February is a month of career and technical education, and at their meeting on Monday, members of the Halifax County School Board heard the success stories of local students who participated in these programs.
The CTE program is “designed to prepare young people for a productive future while meeting the Commonwealth’s needs for well-trained and certified industry technicians,” according to the Virginia Department of Education.
Rebecca Saunders, CTE coordinator at Halifax County High School, told board members: “I would like to draw attention to what we do in our high school building, and it’s not necessarily just for college students. Tonight we have an extensive program of faculty and students’ careers and technical education. “
She then shared the stories of several students who received “almost perfect” scores while taking certification tests while studying in the business department.
Jocelyn Forrest is a business instructor.
Students who have been recognized include Adam Hernandez, who scored 871 or higher on his Microsoft certifications; Matthew Walker, who scored more than 828 points in his credentials, with 971 being his highest score; Kira Strom, who passed all Microsoft 2016 and Microsoft 2019 certificates; Justin Poole, who received the perfect 1000 on one of his certificates and passed all Microsoft 2016 and Microsoft 2019 certificates; and Trevor Pope, who was in “almost perfect range”.
Saunders said these certificates are “very lucrative” in the resume and allow students to see that they are “capable of doing more than just taking the SOL and working in the core classes.”
“There’s so much good to be said about our students and what they do in our buildings,” Saunders added.
She along with pharmacy instructor Nicole Clem recognized two graduates of the program, Carrie Reeves and Skyla Strom.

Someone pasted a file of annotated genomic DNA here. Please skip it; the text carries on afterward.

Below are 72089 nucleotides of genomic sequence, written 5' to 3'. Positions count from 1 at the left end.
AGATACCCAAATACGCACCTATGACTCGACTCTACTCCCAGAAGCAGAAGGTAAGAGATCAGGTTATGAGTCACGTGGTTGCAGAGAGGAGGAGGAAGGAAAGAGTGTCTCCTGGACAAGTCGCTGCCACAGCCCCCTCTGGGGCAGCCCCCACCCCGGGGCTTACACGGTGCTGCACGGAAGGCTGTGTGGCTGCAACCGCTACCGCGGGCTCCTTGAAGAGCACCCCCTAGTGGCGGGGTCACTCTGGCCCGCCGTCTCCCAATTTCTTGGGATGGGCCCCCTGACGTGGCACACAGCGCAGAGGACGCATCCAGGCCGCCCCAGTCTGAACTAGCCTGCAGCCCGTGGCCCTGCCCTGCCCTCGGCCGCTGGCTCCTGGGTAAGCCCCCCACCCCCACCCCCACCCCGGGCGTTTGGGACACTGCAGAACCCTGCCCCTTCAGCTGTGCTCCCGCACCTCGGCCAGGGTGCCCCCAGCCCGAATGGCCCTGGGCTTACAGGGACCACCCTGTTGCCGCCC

“I am very proud of them because they were my first year students and they both passed their first year certification,” Clem said.
The instructor also explained that the pharmacy technology program allows students after graduation to immediately go into the workforce, as Reeves and Strom decided to do, or they could continue their education.
Agriculture instructors Don Reese and Ellen Slagl also covered their program and future farmers in America.
Although not present, Reese recognized Evelyn Farmer, Kaylee Freeman and Katrina Hill.
Freeman took first place in the Agriscience Research poster competition at the Virginia Fair, and Hill took seventh place.
Several teams also traveled to Doswell to compete in the following competitions: junior foresters, horse hypology and a demonstration of agro-science.
Students enrolled in the Career Technology Academy were also recognized. The CTA is located at the South Virginia Center for Higher Education and provides junior and senior classes from Charlotte, Halifax and Mecklenburg counties in automation and robotics, information technology, industrial technology and welding.
Currently, welding is only offered to Halifax County students.
Stephanie Robinson, CTA administrator, took the time to recognize four students, Cedric Stoval, Grace Wright, Will Van Opstal and Kenneth Firs, who are CTA-IT students who have been accepted to Old Dominion University.
Wright, who was accepted into the ODU undergraduate computer science program, said: “I really recommend this class to anyone in high school who doesn’t know what they want to do. It really gives you a sense of community because you are surrounded by people who have the same goals as you. ”
Stoval, who was accepted into the ODU cybersecurity program, said the CTA’s IT program gave him hands-on experience.
“It’s a great start for students, even if you don’t want to go into the technical field because you’ll gain IT experience and learn things that can be useful later in life,” Stoval said.
They also showed a video showing the robotic arm of student Kate Bishop, which she programmed for the game Twinkle Twinkle. Bishop had to design and prototype a finger using a 3D printer.